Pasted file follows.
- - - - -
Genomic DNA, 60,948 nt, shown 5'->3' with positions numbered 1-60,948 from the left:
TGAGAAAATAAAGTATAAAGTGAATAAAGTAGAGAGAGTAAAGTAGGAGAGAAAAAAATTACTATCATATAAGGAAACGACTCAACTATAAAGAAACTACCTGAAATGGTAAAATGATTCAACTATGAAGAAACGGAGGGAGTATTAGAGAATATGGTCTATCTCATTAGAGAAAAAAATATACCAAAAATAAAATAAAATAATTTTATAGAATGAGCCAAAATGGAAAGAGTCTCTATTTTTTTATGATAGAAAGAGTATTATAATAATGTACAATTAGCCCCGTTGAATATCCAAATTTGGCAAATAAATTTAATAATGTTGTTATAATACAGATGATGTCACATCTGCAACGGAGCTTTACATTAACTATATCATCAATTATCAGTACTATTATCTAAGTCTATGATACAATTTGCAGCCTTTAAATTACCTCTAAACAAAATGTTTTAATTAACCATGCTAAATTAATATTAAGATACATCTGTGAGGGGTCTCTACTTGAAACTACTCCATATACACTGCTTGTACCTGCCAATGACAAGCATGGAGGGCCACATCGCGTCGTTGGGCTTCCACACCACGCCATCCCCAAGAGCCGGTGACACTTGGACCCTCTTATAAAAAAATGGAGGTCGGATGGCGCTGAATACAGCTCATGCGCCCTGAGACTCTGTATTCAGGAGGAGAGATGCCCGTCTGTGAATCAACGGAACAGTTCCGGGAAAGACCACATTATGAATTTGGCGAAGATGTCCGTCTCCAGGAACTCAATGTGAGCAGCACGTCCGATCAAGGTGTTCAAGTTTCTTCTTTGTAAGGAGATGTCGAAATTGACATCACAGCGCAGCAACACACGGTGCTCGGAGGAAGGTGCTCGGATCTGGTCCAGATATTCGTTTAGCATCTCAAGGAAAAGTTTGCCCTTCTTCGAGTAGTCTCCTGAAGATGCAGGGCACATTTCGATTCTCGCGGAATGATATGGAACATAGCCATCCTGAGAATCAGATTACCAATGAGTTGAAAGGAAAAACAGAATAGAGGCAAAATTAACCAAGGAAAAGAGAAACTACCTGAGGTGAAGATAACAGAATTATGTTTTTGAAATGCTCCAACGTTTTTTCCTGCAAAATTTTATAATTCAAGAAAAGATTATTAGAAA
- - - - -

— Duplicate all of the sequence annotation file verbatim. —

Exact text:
Genomic DNA, 60,948 nt, shown 5'->3' with positions numbered 1-60,948 from the left:
TGAGAAAATAAAGTATAAAGTGAATAAAGTAGAGAGAGTAAAGTAGGAGAGAAAAAAATTACTATCATATAAGGAAACGACTCAACTATAAAGAAACTACCTGAAATGGTAAAATGATTCAACTATGAAGAAACGGAGGGAGTATTAGAGAATATGGTCTATCTCATTAGAGAAAAAAATATACCAAAAATAAAATAAAATAATTTTATAGAATGAGCCAAAATGGAAAGAGTCTCTATTTTTTTATGATAGAAAGAGTATTATAATAATGTACAATTAGCCCCGTTGAATATCCAAATTTGGCAAATAAATTTAATAATGTTGTTATAATACAGATGATGTCACATCTGCAACGGAGCTTTACATTAACTATATCATCAATTATCAGTACTATTATCTAAGTCTATGATACAATTTGCAGCCTTTAAATTACCTCTAAACAAAATGTTTTAATTAACCATGCTAAATTAATATTAAGATACATCTGTGAGGGGTCTCTACTTGAAACTACTCCATATACACTGCTTGTACCTGCCAATGACAAGCATGGAGGGCCACATCGCGTCGTTGGGCTTCCACACCACGCCATCCCCAAGAGCCGGTGACACTTGGACCCTCTTATAAAAAAATGGAGGTCGGATGGCGCTGAATACAGCTCATGCGCCCTGAGACTCTGTATTCAGGAGGAGAGATGCCCGTCTGTGAATCAACGGAACAGTTCCGGGAAAGACCACATTATGAATTTGGCGAAGATGTCCGTCTCCAGGAACTCAATGTGAGCAGCACGTCCGATCAAGGTGTTCAAGTTTCTTCTTTGTAAGGAGATGTCGAAATTGACATCACAGCGCAGCAACACACGGTGCTCGGAGGAAGGTGCTCGGATCTGGTCCAGATATTCGTTTAGCATCTCAAGGAAAAGTTTGCCCTTCTTCGAGTAGTCTCCTGAAGATGCAGGGCACATTTCGATTCTCGCGGAATGATATGGAACATAGCCATCCTGAGAATCAGATTACCAATGAGTTGAAAGGAAAAACAGAATAGAGGCAAAATTAACCAAGGAAAAGAGAAACTACCTGAGGTGAAGATAACAGAATTATGTTTTTGAAATGCTCCAACGTTTTTTCCTGCAAAATTTTATAATTCAAGAAAAGATTATTAGAAA